the copy constructor is required to be accessible even if not used in this
scenario. Comeau online refuses to compile the code when the copy
constructor is private. VC++ 2005 also refuses to compile it if language
extensions is disabled (/Za switch).
--
John Carson
Dec 29 '06 #5

P: n/a
"Venkatesh" <lb*********@gmail.comwrote in message
news:11**********************@k21g2000cwa.googlegr oups.com
Ctors are implicit by default..which means this statement
Test t2 = str; is no different from Test t2 (str);
Incorrect. Implicit constructors means that

Test t2 = str;

is no different from

Test t2 = Test(str);

Subject to the qualification below, both of these involve a constructor call
to create a Test temporary from str, and a copy constructor to copy this
Test temporary to t2. Both are different from

Test t2(str);

which does not involve a copy constructor. See section 12.6 of the Standard.

By section 12.8/15 of the standard, it is possible with both

Test t2 = str;

and

Test t2 = Test(str);

to omit the copy constructor call as an optimization.
Make the 2nd ctor as explicit
explicit Test(const string& s))
if you want to avoid an assignment to call a non copy ctor.
That will mean that

Test t2 = str;

doesn't compile. However

Test t2 = Test(str);

will compile and copy construction may be omitted as an optimization.

--
John Carson
Dec 29 '06 #6

P: n/a
John Carson wrote:
"Venkatesh" <lb*********@gmail.comwrote in message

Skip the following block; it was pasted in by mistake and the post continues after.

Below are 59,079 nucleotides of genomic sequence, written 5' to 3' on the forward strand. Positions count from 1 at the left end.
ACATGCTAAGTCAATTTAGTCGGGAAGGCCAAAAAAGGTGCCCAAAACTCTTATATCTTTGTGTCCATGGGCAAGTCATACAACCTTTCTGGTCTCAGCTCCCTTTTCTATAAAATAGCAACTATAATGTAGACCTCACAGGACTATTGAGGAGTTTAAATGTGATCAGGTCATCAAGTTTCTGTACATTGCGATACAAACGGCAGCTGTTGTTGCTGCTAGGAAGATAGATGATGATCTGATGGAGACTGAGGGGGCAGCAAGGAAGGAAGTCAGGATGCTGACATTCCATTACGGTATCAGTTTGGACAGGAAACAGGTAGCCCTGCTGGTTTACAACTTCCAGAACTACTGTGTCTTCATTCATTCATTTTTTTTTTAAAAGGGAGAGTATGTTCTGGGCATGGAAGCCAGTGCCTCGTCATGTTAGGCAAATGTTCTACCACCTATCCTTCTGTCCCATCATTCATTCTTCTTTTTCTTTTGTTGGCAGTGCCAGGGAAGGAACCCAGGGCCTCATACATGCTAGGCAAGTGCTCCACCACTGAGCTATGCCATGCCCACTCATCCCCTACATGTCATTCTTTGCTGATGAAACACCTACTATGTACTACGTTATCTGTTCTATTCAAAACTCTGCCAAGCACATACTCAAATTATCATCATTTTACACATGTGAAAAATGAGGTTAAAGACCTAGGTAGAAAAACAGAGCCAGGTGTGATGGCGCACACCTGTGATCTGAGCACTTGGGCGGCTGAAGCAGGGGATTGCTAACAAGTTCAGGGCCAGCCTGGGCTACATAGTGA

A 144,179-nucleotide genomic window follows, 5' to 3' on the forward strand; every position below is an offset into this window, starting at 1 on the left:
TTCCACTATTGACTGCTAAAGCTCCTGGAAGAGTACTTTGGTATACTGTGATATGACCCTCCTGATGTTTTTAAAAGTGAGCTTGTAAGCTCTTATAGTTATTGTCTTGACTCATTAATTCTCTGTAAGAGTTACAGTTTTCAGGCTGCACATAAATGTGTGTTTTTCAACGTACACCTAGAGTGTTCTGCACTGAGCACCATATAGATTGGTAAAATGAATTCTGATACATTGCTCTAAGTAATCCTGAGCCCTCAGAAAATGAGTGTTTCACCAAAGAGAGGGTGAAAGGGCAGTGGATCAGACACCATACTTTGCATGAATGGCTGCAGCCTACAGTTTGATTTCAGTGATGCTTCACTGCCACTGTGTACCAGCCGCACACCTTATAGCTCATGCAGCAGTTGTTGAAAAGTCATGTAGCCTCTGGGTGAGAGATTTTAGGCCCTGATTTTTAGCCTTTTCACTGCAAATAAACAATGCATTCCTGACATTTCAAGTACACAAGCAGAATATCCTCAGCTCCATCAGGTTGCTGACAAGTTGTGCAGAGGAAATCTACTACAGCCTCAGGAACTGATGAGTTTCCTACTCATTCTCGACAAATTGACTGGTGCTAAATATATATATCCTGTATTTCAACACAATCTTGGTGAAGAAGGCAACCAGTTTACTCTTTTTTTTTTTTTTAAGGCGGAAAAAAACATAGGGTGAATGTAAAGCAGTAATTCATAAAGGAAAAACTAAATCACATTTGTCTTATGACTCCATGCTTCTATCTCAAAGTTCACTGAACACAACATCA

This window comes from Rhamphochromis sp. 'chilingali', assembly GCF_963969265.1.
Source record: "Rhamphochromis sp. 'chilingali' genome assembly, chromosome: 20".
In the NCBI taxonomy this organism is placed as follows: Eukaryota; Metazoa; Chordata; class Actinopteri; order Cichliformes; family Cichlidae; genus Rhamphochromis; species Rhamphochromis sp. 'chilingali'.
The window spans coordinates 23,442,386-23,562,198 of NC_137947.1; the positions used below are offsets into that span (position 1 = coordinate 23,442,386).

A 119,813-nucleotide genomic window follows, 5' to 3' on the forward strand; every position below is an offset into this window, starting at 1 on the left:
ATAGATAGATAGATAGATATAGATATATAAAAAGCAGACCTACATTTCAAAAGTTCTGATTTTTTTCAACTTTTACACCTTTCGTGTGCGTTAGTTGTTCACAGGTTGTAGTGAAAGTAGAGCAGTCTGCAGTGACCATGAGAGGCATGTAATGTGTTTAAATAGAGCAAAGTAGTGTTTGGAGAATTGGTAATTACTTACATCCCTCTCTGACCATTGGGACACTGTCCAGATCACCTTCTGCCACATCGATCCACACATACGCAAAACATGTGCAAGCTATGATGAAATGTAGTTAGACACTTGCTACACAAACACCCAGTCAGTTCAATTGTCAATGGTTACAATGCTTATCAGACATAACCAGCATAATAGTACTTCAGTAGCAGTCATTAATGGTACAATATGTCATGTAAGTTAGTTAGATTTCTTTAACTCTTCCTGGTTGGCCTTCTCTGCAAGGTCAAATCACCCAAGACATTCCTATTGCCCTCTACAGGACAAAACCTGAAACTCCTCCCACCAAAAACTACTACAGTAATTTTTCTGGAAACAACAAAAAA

news:11**********************@k21g2000cwa.googlegr oups.com
Ctors are implicit by default..which means this statement
Test t2 = str; is no different from Test t2 (str);

Incorrect. Implicit constructors means that

Test t2 = str;

is no different from

Test t2 = Test(str);

Subject to the qualification below, both of these involve a constructor call
to create a Test temporary from str, and a copy constructor to copy this
Test temporary to t2. Both are different from

Test t2(str);

which does not involve a copy constructor. See section 12.6 of the Standard.

By section 12.8/15 of the standard, it is possible with both

Test t2 = str;

and

Test t2 = Test(str);

to omit the copy constructor call as an optimization.
May be, i should have elaborated a bit more.
AFAIK, if something happens to go through an implicit ctor, then copy
ctor will not be called which means
Test t2 = str; is no different from Test t2 (str);
where as Test t2 = Test(str) may skip or go through the copy ctor.

Also a closer look at the creation of these two objects will tell the
fact that calls made for 'Test t2 = str' are exaclty the same as 'Test
t2(str)'

Please refer Bjarne's TCPL section 11.3.4 where reads like complex x=2
is equivalent to complex x(2) and also that complex y = complex(2,0) is
equivalent to complex y(2, 0);
Make the 2nd ctor as explicit
explicit Test(const string& s))
if you want to avoid an assignment to call a non copy ctor.

That will mean that

Test t2 = str;

doesn't compile. However

Test t2 = Test(str);